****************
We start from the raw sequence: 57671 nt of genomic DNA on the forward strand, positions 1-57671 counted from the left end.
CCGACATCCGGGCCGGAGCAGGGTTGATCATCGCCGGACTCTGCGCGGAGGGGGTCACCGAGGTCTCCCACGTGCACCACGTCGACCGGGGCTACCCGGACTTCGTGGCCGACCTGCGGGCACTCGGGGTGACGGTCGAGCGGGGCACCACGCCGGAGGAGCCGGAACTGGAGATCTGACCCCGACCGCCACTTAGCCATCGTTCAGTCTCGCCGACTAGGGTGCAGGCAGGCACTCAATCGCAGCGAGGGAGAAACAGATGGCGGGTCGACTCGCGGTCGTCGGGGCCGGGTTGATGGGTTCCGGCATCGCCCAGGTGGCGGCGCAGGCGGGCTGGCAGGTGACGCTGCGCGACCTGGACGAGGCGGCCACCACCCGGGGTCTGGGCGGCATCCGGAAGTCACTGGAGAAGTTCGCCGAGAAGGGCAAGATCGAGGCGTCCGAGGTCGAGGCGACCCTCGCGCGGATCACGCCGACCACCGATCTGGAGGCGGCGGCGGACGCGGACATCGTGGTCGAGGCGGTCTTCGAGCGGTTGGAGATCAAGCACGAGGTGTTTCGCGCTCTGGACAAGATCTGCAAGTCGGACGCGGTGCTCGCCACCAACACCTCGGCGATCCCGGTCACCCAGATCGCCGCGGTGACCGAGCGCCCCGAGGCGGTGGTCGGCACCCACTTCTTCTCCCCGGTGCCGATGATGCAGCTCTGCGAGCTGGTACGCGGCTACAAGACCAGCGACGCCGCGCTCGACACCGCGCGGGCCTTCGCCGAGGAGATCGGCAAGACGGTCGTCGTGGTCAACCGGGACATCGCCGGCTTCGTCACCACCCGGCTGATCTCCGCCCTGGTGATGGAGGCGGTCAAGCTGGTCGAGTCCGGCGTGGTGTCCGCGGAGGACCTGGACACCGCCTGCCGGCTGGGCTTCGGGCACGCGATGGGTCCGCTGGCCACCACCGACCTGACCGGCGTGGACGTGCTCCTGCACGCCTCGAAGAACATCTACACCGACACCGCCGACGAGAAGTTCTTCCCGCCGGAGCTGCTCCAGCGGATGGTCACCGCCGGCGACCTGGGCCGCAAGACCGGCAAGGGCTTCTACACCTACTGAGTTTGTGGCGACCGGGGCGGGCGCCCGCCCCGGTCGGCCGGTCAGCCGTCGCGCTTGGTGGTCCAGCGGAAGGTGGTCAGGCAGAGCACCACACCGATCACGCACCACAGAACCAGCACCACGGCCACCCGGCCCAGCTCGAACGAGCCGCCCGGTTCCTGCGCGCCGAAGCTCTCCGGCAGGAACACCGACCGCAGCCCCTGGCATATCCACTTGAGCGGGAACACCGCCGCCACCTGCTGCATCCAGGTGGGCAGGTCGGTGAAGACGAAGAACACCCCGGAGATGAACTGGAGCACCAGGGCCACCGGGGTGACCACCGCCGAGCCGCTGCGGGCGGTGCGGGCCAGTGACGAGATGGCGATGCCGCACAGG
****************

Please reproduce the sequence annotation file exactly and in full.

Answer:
We start from the raw sequence: 57671 nt of genomic DNA on the forward strand, positions 1-57671 counted from the left end.
CCGACATCCGGGCCGGAGCAGGGTTGATCATCGCCGGACTCTGCGCGGAGGGGGTCACCGAGGTCTCCCACGTGCACCACGTCGACCGGGGCTACCCGGACTTCGTGGCCGACCTGCGGGCACTCGGGGTGACGGTCGAGCGGGGCACCACGCCGGAGGAGCCGGAACTGGAGATCTGACCCCGACCGCCACTTAGCCATCGTTCAGTCTCGCCGACTAGGGTGCAGGCAGGCACTCAATCGCAGCGAGGGAGAAACAGATGGCGGGTCGACTCGCGGTCGTCGGGGCCGGGTTGATGGGTTCCGGCATCGCCCAGGTGGCGGCGCAGGCGGGCTGGCAGGTGACGCTGCGCGACCTGGACGAGGCGGCCACCACCCGGGGTCTGGGCGGCATCCGGAAGTCACTGGAGAAGTTCGCCGAGAAGGGCAAGATCGAGGCGTCCGAGGTCGAGGCGACCCTCGCGCGGATCACGCCGACCACCGATCTGGAGGCGGCGGCGGACGCGGACATCGTGGTCGAGGCGGTCTTCGAGCGGTTGGAGATCAAGCACGAGGTGTTTCGCGCTCTGGACAAGATCTGCAAGTCGGACGCGGTGCTCGCCACCAACACCTCGGCGATCCCGGTCACCCAGATCGCCGCGGTGACCGAGCGCCCCGAGGCGGTGGTCGGCACCCACTTCTTCTCCCCGGTGCCGATGATGCAGCTCTGCGAGCTGGTACGCGGCTACAAGACCAGCGACGCCGCGCTCGACACCGCGCGGGCCTTCGCCGAGGAGATCGGCAAGACGGTCGTCGTGGTCAACCGGGACATCGCCGGCTTCGTCACCACCCGGCTGATCTCCGCCCTGGTGATGGAGGCGGTCAAGCTGGTCGAGTCCGGCGTGGTGTCCGCGGAGGACCTGGACACCGCCTGCCGGCTGGGCTTCGGGCACGCGATGGGTCCGCTGGCCACCACCGACCTGACCGGCGTGGACGTGCTCCTGCACGCCTCGAAGAACATCTACACCGACACCGCCGACGAGAAGTTCTTCCCGCCGGAGCTGCTCCAGCGGATGGTCACCGCCGGCGACCTGGGCCGCAAGACCGGCAAGGGCTTCTACACCTACTGAGTTTGTGGCGACCGGGGCGGGCGCCCGCCCCGGTCGGCCGGTCAGCCGTCGCGCTTGGTGGTCCAGCGGAAGGTGGTCAGGCAGAGCACCACACCGATCACGCACCACAGAACCAGCACCACGGCCACCCGGCCCAGCTCGAACGAGCCGCCCGGTTCCTGCGCGCCGAAGCTCTCCGGCAGGAACACCGACCGCAGCCCCTGGCATATCCACTTGAGCGGGAACACCGCCGCCACCTGCTGCATCCAGGTGGGCAGGTCGGTGAAGACGAAGAACACCCCGGAGATGAACTGGAGCACCAGGGCCACCGGGGTGACCACCGCCGAGCCGCTGCGGGCGGTGCGGGCCAGTGACGAGATGGCGATGCCGCACAGG